by JAMES BRIGHAM
It may seem odd to start a film review with a reference to an obscure, occult themed roleplaying game supplement, but bear with me. In the introduction to “Jail Break” (a superb scenario for the Unknown Armies RPG), Greg Stolze briefly writes on the impact of setting in regards to stories of weird scariness. He expounds the theory that bizarre tales and off-kilter individuals are more likely to be found in the isolated countryside rather than inside the bustling confines of cities. Removed from the watching eyes of the throngs and the preponderance of government oversight, the lone psychopath can stalk the night with relative impunity; the obsessed wannabe magician can conduct his rituals; the supernatural thing from beyond time and space can feed. It’s a horror writing technique that I find to be profoundly effective and one that is put to ample use in Lady in White, an equally unknown piece of pop culture. It’s an artistic gem of a ghost story based on actual folklore as well as the creator’s own childhood in upstate New York.
Writer/director Frank LaLoggia’s yarn of a writer recalling a childhood adventure is both nostalgic of small town living and steeped in terror as a result of such communities’ disconnection from the urban realm. LaLoggia effortlessly blends and contrasts scenes of idyllic, Normal Rockwellesque family and school gatherings with disturbing images of murder and specters. The effective use of this technique is comparable to Stephen King and Stephen Spielberg in the way it’s used to heighten either the viewer’s tranquility or fright. For example, early on in the film LaLoggia places the protagonist Frankie (played excellently by a young Lukas Haas) in a festive Halloween celebration at the boy’s grade school. The mood is lighthearted and easily humorous as Frankie’s peers wreak playful havoc and eat candy. Later on when Frankie ventures back into the school in search of a hat, however, that same setting is potently creepy with a lone jack-o-lantern still glowing ominously in the dimly lit classroom. My recent full viewing of the film actually made me recall a few clear memories of watching scenes from Lady in White on TV as a youth and having lasting fears of getting trapped in my school overnight afterward.
There are some genuinely serious scares in this modestly budgeted, PG-13 rated film, which proves that neither vast sums of money nor blood and gore are always necessary to creep the hell out of the audience. Shortly after the aforementioned scene, Frankie finds himself trapped in a coat closet as a result of some local bullies. Hours later, the boy has huddled up on a high shelf in the corner of the large closet, his vampire costume’s cloak pulled protectively around his body. In the wee hours of darkness, he watches as the apparition of a young girl comes softly singing through the wall. The special effects used to convey the ghost are representative of their time and don’t hold a candle to what modern audiences are used to. What can’t be argued is the effectiveness of the mise en scene to evoke uneasiness; the whole thing just feels so wrong and against the natural order – or at least the assumed natural order of the universe. If ghosts do exist in reality, I’d hazard to guess that the unnatural feeling of seeing one is partially captured by Lady in White. The eeriness only gets worse from that point.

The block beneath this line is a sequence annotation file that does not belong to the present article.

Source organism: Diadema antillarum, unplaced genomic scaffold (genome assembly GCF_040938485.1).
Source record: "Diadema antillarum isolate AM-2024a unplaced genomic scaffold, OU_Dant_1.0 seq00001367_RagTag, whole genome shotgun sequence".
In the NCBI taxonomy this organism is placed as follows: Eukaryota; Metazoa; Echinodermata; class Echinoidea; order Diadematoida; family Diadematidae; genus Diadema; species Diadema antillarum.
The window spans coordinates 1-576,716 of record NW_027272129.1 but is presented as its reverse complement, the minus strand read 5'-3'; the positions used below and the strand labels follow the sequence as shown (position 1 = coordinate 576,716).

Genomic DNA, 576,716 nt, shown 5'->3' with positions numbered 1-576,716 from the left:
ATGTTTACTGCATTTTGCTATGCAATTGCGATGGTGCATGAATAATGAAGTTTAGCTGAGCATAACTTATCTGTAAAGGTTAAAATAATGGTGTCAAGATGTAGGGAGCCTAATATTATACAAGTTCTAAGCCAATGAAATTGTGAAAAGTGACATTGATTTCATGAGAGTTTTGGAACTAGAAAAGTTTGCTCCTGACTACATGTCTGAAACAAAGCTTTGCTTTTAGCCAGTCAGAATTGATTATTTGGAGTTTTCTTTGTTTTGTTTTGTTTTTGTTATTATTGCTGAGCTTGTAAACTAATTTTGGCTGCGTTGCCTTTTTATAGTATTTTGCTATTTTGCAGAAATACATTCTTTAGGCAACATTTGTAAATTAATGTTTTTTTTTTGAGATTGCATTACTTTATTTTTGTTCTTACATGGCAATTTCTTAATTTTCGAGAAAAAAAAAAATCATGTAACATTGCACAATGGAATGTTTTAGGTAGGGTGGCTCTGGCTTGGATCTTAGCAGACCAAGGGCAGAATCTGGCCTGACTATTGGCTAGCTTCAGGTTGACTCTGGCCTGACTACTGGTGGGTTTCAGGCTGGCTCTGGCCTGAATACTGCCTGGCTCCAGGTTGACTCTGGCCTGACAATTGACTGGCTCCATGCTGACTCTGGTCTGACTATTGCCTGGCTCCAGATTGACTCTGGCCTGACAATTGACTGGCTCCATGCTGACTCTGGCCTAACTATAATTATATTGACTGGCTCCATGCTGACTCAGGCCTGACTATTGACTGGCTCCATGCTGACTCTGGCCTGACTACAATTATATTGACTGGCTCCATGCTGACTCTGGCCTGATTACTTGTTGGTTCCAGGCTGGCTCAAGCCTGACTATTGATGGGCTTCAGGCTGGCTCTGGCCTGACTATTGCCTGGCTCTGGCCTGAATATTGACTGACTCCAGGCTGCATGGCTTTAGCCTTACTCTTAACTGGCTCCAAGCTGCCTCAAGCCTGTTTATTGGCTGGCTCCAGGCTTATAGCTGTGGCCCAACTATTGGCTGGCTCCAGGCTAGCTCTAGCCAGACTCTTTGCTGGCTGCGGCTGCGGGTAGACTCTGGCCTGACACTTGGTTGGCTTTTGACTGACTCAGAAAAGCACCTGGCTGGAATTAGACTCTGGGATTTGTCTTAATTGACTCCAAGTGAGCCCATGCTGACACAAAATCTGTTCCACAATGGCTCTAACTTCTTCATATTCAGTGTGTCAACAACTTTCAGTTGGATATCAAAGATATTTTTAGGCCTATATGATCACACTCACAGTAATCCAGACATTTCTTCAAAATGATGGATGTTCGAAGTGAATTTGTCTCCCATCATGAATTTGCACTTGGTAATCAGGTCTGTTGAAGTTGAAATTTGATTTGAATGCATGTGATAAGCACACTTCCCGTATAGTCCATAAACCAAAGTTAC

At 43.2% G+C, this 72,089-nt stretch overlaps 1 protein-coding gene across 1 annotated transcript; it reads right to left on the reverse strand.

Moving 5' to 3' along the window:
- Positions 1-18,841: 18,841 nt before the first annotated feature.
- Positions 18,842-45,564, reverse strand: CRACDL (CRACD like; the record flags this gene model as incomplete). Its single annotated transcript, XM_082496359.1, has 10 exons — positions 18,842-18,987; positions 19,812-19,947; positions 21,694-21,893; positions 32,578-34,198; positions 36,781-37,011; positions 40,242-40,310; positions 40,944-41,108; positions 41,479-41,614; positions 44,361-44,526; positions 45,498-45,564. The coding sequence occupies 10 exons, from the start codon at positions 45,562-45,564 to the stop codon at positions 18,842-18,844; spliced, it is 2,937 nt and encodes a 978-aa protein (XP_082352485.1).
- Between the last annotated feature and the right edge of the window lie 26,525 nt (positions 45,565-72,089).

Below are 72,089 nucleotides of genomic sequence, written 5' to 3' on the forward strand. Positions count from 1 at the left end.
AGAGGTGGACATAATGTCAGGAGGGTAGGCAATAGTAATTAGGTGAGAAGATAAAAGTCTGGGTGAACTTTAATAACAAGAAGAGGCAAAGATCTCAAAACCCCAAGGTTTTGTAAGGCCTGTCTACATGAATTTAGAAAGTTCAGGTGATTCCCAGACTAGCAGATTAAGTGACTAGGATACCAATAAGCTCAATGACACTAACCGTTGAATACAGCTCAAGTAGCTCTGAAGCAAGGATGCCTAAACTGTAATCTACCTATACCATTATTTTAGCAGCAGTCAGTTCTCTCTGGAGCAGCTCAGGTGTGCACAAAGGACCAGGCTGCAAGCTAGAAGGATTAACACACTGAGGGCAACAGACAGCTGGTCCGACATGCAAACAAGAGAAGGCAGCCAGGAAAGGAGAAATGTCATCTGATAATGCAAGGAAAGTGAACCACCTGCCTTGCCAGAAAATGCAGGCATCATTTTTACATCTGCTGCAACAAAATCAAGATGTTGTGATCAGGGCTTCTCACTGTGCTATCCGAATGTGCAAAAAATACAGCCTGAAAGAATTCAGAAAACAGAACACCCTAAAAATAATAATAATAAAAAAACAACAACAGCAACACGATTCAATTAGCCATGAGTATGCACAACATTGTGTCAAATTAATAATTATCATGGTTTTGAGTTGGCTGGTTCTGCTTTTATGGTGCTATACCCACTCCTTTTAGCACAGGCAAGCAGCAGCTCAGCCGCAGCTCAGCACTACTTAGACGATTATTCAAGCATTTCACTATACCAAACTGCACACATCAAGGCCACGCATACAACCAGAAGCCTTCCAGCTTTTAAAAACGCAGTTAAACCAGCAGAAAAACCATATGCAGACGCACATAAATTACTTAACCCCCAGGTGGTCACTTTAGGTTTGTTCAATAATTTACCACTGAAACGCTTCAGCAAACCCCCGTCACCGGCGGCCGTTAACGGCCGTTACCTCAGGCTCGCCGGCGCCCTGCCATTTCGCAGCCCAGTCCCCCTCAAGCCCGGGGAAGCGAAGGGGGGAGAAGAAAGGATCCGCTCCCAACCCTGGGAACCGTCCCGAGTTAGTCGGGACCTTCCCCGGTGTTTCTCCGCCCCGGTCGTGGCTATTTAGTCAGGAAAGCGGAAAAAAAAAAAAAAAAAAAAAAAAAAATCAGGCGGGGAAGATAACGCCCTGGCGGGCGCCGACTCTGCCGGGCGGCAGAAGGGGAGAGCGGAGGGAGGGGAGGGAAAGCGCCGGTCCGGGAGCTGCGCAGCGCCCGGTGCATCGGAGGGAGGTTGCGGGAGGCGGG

And yet, conversely, we’re treated to numerous moments of quirky frivolity in the form of Frankie’s Italian household: the older brother alternates between tormenting Frankie and protecting him; his grandmother dotes after him and makes large family meals; the grandfather sneaks around smoking the cigarettes he’s supposedly given up, etc. Such periods offer the viewer a welcome respite from the turmoil in other scenes and feature easygoing interplay between the characters that makes you believe in their existence as a family unit; few of these moments come off as forced. Most notable of all the immediate family figures is Frankie’s father, Angelo (Alex Rocco), who is fiercely protective of his children while also displaying a nobility rarely seen in such movies. I’d go into how this emerges, but it would spoil one of Lady in White’s key plot developments. By assuming this, I also presume that you’ve never seen a movie before. Ever.<
That’s the unfortunate aspect of Lady in White; the mystery has a few surprises along the way, but ultimately they’re way too easy to figure out if you’ve had any exposure whatsoever to supernatural mysteries. Those small moments that exist in the, at times, cheesy climax are easy to digest though. The bulk of the story is commendable enough to recommend to even the most jaded film buff. Plus, any film that draws comparison to classic King adaptations (It or Stand By Me) and classic Spielberg (E.T., the Spielberg produced Poltergeist) deserves some recognition. Far removed from the glare of big city lights, tales such as these remind us that the small towns and suburbs that dot the American landscape can be the coziest of homes while also harboring the strangest of sagas.